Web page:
HELLO AMERICA—Many of you continue to inquire about my next book, “Fast Ride on a Golden Ass.” I decided to give you a sample and I have no doubts that some of you will feel it is outrageous for sure. However, I pray you enjoy the tease!
Before Jonathan knew it, he was spread-eagle on his stomach, as if he was following a police command. He was feeling a part of himself being ripped open. His anger suddenly turned into disgust and hate. It was amazing how these two emotions gave him the strength to tumble this man from his body allowing him to roll to the floor of his small room. However, when he was about to crawl to escape, the man grabbed one of his legs, and began pulling Jonathan towards him again.
With every ounce his small body could muster, Jonathan was able to kick himself free. He managed to get to his feet, but the man seemed more crazed, more determined to finish what he had started. The stairway was located right in front of Jonathan’s bedroom door. As always, the lower level of the house was only lit by one small lamp when the family was away during the evening. It was only him and the demon.
When Jonathan thought he could successfully reach the stairs, the man’s hand locked around his shoulders. During the scuffle at this point, miraculously, he was able to position himself at the edge of the stairs. Then suddenly, the creature before him became nothing but the enemy. Stuffed with all of these strange, fragmented emotions and blotched images, he violently pushed the man’s hand away, causing him to stagger, then, stumble backwards, losing his balance and suddenly falling down the stairs.
Jonathan stared down at the twisted, naked body. He began to shake uncontrollably. An aspirate sounding voice punctured his brain with “You’ve killed him…you’ve killed him!”
Hours later, he woke up in his bed. He could hear muffled voices filtering up from the downstairs. He looked up only to find his grandmother, Irene, sitting on the bed holding his hand. Her eyes disclosed that she knew what might have happened. When he attempted to speak, she gently put her finger to his mouth and whispered “Don’t…you don’t have to …that man was a living devil.”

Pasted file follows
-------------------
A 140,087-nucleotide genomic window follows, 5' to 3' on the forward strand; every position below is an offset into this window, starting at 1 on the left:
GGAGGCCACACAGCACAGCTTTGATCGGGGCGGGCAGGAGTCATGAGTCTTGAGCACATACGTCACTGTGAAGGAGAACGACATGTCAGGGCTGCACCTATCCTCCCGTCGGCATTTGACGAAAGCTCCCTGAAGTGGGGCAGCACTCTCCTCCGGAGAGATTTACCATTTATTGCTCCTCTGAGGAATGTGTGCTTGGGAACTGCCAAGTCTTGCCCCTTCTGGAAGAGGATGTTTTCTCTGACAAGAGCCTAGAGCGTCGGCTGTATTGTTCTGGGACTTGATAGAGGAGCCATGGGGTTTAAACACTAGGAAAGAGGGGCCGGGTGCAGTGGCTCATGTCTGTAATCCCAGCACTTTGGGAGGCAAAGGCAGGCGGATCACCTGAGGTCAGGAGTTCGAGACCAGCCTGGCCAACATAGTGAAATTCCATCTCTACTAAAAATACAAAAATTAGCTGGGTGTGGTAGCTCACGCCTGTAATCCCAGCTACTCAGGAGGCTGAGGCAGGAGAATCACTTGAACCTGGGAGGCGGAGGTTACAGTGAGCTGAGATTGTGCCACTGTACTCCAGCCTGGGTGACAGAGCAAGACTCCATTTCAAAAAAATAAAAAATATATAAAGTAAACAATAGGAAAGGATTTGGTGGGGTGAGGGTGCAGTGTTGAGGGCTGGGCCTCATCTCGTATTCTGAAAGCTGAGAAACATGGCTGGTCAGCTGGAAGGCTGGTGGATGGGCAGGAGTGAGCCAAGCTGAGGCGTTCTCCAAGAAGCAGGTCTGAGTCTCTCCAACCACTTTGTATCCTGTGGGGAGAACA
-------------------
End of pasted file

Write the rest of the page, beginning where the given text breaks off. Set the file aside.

SIX YEARS LATER
Hollywood is a place where you can be paid a thousand dollars for a kiss and 50 cents for your soul. It lures you in with the lights, the glitter, and gold, likened to a siren on a passing ship with a multi-colored sign that reads: come let us take you for a ride. LET US LACE YOUR DREAMS WITH THE PUSS OF SHALLOW EXPECTATIONS. LET US SELL YOU! Unfortunately, like thousands of others, Jonathan Harris rode the bus to that end, like an alien hungering for a new world of hope, one which might allow you to grow and develop like any other human being. He was a willing victim, ready to sell his soul just for the chance sing the glories of his dreams. After all, he was conceived on a field of war, nursed in a pit of fire and was raised in hell.
Jonathan felt like a stranger, constantly landing at unknown bus stops, searching for the place where he might belong. Even when, supposedly, there was no room at the Inn or a least told there was nothing which might suit his needs, his determination to taste the tantalizing juices of being alive was only intensified. When all the doors appeared closed, then it happened. Jonathan became the meat on the rotisserie, constantly whirling in rhythm, doused with promises by those who lived off the innocent and naïve creatures who believed in their destiny. He was accessible, marketable bait, and the cannibals eagerly smelled him out and fed themselves like pigs from a trawl.
It was one of those rare and delightful occasions when all of Los Angeles was receiving a healthy downpour of rain as Jonathan’s bus pulled into the Greyhound depot. It was difficult for him to withhold his excitement. The more he viewed of the city, the more he wanted to see. It was a tremendous relief to finally be in this place the whole world believed dreams were said to be realized. After all, wasn’t this the purpose of his journey, to wash away the dark shadows of a life that was edging dangerously close into an abyss of no return?
The idea of becoming a film actor was not foremost on his list of objectives. He simply wanted the opportunity to grow, to learn as much as he could, to be in an atmosphere where he might be respected and appreciated for what he was, as a talent. He didn’t harbor any fantasies about becoming some kind of film star. His first love was the theatre. Like so many other young performers from the east coast, he believed that didn’t take much talent to be in films. After all, one only had to look the part or be a certain type. He didn’t relish the idea of shining someone’s shoes, doing a dance number in a Gene Kelly movie.